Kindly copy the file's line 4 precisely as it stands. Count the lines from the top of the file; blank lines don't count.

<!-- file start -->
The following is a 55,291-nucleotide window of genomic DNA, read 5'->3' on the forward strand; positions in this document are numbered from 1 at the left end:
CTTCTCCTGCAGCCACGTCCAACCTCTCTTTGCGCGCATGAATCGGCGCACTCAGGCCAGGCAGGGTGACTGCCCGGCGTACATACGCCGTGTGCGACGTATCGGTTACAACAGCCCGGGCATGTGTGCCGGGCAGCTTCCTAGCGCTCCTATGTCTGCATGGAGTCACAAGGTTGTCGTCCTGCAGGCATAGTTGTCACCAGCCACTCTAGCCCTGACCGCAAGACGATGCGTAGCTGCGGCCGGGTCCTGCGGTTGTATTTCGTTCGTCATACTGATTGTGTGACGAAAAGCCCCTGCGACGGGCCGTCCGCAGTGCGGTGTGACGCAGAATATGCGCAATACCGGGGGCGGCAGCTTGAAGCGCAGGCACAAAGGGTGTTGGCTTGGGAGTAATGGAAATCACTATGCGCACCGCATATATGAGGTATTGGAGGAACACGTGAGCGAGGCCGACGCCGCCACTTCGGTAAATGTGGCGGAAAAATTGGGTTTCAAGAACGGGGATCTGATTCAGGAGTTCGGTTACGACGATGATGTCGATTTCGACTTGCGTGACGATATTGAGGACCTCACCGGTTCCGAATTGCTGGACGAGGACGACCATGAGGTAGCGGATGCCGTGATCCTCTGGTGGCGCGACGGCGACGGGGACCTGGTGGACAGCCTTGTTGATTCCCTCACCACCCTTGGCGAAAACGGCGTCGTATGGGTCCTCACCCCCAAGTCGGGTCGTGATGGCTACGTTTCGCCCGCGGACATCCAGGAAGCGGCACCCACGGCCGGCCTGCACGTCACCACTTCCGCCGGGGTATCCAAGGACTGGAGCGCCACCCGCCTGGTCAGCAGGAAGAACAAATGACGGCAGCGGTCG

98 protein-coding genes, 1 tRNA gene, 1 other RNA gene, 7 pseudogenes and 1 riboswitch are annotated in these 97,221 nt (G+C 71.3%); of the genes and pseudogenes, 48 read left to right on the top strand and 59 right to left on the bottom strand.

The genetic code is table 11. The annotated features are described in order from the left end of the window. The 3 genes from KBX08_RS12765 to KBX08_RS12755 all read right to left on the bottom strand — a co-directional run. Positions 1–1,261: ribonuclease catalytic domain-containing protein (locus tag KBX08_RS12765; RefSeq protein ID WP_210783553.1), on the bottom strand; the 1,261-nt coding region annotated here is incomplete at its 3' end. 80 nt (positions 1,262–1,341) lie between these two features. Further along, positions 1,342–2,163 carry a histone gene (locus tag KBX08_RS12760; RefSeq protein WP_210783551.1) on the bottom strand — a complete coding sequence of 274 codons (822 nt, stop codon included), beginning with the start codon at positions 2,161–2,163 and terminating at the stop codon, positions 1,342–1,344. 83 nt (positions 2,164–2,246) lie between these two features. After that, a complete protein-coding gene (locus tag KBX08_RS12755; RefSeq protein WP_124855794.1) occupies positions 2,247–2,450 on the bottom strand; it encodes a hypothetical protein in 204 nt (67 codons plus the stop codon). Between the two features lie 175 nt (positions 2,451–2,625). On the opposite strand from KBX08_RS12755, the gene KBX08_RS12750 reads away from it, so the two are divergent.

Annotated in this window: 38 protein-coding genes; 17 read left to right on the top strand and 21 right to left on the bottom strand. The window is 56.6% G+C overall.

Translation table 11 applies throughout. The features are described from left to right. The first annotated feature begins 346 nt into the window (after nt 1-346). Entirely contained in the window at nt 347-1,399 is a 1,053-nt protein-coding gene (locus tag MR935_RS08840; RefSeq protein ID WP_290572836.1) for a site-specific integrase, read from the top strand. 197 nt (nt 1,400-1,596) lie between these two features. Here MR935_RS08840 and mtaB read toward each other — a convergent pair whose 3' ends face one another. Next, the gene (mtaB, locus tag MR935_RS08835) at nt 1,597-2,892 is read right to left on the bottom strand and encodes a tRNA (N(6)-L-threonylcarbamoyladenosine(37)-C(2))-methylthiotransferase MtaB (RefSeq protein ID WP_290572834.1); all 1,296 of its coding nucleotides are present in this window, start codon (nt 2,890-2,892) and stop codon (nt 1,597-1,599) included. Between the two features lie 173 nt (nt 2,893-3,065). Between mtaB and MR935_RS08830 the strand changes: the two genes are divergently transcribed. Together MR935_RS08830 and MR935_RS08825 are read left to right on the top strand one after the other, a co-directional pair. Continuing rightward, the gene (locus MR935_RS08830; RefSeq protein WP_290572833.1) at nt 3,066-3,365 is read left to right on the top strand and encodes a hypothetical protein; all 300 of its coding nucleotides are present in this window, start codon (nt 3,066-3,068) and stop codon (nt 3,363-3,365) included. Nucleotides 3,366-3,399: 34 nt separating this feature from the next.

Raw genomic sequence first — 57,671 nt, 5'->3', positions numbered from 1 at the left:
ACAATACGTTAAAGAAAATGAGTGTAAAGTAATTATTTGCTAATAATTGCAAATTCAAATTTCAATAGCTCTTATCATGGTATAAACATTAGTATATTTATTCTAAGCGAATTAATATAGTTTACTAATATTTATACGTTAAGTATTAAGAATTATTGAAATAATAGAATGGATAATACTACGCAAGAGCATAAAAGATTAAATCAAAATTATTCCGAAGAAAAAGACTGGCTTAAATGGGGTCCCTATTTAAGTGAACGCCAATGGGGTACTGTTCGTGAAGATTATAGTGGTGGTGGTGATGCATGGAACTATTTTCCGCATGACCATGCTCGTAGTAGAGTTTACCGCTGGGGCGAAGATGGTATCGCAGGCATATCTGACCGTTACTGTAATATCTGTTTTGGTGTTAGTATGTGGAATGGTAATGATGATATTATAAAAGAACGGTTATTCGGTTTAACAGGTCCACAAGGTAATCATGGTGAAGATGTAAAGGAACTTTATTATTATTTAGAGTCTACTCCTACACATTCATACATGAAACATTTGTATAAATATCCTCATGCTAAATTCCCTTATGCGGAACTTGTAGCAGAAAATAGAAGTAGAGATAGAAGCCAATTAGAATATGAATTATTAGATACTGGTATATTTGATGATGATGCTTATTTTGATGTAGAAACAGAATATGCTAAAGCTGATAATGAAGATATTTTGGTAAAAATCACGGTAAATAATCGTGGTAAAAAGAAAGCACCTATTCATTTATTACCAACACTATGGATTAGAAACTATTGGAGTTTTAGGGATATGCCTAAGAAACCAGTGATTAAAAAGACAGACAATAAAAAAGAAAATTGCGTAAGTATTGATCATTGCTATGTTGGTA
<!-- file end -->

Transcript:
The genetic code is table 11. The annotated features are described in order from the left end of the window. The 3 genes from KBX08_RS12765 to KBX08_RS12755 all read right to left on the bottom strand — a co-directional run. Positions 1–1,261: ribonuclease catalytic domain-containing protein (locus tag KBX08_RS12765; RefSeq protein ID WP_210783553.1), on the bottom strand; the 1,261-nt coding region annotated here is incomplete at its 3' end. 80 nt (positions 1,262–1,341) lie between these two features. Further along, positions 1,342–2,163 carry a histone gene (locus tag KBX08_RS12760; RefSeq protein WP_210783551.1) on the bottom strand — a complete coding sequence of 274 codons (822 nt, stop codon included), beginning with the start codon at positions 2,161–2,163 and terminating at the stop codon, positions 1,342–1,344. 83 nt (positions 2,164–2,246) lie between these two features. After that, a complete protein-coding gene (locus tag KBX08_RS12755; RefSeq protein WP_124855794.1) occupies positions 2,247–2,450 on the bottom strand; it encodes a hypothetical protein in 204 nt (67 codons plus the stop codon). Between the two features lie 175 nt (positions 2,451–2,625). On the opposite strand from KBX08_RS12755, the gene KBX08_RS12750 reads away from it, so the two are divergent.